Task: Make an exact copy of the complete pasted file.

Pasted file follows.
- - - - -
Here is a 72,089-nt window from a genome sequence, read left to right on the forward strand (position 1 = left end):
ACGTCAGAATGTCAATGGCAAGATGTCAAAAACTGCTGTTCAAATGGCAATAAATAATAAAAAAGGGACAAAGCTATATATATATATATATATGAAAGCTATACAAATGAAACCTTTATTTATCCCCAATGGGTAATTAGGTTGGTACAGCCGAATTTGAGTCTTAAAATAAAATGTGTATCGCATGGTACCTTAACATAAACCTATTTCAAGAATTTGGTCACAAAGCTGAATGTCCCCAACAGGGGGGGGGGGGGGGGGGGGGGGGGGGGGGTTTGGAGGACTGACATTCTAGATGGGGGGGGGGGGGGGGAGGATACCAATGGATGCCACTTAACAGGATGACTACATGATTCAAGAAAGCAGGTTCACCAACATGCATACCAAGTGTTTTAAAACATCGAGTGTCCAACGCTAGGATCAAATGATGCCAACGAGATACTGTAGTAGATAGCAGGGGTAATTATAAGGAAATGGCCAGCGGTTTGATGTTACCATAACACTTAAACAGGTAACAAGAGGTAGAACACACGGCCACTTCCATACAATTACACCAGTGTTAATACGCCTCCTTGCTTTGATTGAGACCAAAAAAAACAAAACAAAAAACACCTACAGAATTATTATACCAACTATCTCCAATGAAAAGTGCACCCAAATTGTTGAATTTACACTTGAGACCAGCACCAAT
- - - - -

Here is a 72,089-nt window from a genome sequence, read left to right on the forward strand (position 1 = left end):
ACGTCAGAATGTCAATGGCAAGATGTCAAAAACTGCTGTTCAAATGGCAATAAATAATAAAAAAGGGACAAAGCTATATATATATATATATATGAAAGCTATACAAATGAAACCTTTATTTATCCCCAATGGGTAATTAGGTTGGTACAGCCGAATTTGAGTCTTAAAATAAAATGTGTATCGCATGGTACCTTAACATAAACCTATTTCAAGAATTTGGTCACAAAGCTGAATGTCCCCAACAGGGGGGGGGGGGGGGGGGGGGGGGGGGGGGTTTGGAGGACTGACATTCTAGATGGGGGGGGGGGGGGGGAGGATACCAATGGATGCCACTTAACAGGATGACTACATGATTCAAGAAAGCAGGTTCACCAACATGCATACCAAGTGTTTTAAAACATCGAGTGTCCAACGCTAGGATCAAATGATGCCAACGAGATACTGTAGTAGATAGCAGGGGTAATTATAAGGAAATGGCCAGCGGTTTGATGTTACCATAACACTTAAACAGGTAACAAGAGGTAGAACACACGGCCACTTCCATACAATTACACCAGTGTTAATACGCCTCCTTGCTTTGATTGAGACCAAAAAAAACAAAACAAAAAACACCTACAGAATTATTATACCAACTATCTCCAATGAAAAGTGCACCCAAATTGTTGAATTTACACTTGAGACCAGCACCAAT